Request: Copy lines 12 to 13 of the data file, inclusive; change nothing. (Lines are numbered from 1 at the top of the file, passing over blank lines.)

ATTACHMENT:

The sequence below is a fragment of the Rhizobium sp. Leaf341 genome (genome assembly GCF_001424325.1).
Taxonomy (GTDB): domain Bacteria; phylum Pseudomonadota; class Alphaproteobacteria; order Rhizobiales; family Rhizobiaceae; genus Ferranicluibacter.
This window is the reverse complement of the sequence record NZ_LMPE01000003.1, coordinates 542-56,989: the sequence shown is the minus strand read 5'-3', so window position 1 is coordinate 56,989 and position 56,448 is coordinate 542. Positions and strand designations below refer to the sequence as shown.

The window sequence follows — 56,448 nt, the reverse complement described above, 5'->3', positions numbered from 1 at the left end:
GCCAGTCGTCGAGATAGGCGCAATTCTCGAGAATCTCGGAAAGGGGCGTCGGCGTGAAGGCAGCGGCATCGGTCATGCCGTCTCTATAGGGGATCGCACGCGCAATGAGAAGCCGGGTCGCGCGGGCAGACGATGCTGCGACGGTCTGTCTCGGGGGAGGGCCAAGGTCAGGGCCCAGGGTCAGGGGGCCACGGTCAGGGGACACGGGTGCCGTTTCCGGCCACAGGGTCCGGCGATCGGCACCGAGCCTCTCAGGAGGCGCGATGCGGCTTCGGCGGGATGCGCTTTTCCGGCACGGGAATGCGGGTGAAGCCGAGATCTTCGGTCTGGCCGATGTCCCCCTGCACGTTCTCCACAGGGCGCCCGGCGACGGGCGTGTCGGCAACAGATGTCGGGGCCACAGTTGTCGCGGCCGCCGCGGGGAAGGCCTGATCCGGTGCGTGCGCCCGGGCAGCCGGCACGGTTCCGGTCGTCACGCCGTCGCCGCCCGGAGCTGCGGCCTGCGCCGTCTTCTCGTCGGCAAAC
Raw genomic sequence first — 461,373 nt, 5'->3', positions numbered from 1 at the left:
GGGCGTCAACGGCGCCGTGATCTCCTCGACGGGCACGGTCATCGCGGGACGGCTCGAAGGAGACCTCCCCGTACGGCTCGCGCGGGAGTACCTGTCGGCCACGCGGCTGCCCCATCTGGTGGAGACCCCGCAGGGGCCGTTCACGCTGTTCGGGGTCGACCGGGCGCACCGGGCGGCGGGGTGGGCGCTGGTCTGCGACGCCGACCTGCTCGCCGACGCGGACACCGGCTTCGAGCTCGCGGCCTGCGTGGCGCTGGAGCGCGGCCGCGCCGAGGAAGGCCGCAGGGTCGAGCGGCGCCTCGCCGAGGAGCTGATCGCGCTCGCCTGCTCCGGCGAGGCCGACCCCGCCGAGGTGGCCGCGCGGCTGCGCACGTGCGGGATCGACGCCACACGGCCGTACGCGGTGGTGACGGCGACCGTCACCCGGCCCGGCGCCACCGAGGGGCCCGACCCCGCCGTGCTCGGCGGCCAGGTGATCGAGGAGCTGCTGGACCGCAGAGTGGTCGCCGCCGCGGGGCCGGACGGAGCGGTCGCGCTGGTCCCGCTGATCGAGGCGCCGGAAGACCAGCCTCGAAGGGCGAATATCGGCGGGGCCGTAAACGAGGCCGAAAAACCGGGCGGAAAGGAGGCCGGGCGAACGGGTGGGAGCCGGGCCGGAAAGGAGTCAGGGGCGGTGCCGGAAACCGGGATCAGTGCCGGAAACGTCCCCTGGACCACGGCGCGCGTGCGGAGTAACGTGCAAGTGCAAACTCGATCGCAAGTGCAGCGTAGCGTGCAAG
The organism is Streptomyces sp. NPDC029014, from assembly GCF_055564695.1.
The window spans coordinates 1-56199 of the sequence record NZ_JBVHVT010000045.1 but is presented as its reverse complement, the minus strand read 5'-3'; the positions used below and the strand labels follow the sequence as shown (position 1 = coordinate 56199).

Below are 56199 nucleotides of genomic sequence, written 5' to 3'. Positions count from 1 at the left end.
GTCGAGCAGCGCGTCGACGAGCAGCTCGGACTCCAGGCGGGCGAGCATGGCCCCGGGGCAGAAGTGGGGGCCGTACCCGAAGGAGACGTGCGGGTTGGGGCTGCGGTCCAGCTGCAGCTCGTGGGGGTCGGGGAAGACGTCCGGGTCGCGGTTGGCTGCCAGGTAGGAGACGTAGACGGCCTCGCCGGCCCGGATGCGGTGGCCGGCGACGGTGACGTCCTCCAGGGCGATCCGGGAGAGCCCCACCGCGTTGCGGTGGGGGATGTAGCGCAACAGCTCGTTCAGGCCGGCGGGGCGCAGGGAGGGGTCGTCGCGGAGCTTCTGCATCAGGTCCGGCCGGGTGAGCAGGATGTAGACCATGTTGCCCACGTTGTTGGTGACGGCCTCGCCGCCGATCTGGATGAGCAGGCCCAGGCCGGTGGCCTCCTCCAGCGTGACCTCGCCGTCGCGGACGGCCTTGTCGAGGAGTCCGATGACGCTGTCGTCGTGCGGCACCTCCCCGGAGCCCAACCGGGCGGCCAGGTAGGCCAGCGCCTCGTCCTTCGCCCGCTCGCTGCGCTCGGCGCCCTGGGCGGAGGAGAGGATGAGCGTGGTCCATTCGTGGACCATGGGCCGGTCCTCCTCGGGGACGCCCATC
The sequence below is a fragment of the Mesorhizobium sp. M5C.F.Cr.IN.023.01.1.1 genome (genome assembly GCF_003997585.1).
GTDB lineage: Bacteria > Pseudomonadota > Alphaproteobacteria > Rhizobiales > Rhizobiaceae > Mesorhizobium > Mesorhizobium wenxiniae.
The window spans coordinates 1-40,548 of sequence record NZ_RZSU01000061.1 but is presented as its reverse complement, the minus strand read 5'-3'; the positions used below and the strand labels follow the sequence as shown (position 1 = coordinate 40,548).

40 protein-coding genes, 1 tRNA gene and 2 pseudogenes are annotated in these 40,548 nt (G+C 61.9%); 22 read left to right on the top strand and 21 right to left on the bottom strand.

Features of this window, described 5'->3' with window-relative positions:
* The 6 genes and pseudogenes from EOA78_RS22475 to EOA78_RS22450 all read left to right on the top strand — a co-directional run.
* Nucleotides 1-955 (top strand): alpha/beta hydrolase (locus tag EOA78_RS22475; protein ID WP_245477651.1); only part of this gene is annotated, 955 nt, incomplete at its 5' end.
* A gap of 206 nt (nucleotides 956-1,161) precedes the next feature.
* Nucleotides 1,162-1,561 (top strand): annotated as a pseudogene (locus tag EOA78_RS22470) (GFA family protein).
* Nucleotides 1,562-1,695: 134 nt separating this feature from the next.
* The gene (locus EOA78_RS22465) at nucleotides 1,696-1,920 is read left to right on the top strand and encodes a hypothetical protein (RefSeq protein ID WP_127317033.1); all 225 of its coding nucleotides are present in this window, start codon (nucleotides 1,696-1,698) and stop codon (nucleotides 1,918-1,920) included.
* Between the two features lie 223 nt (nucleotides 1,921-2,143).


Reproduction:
The sequence below is a fragment of the Mesorhizobium sp. M5C.F.Cr.IN.023.01.1.1 genome (genome assembly GCF_003997585.1).
GTDB lineage: Bacteria > Pseudomonadota > Alphaproteobacteria > Rhizobiales > Rhizobiaceae > Mesorhizobium > Mesorhizobium wenxiniae.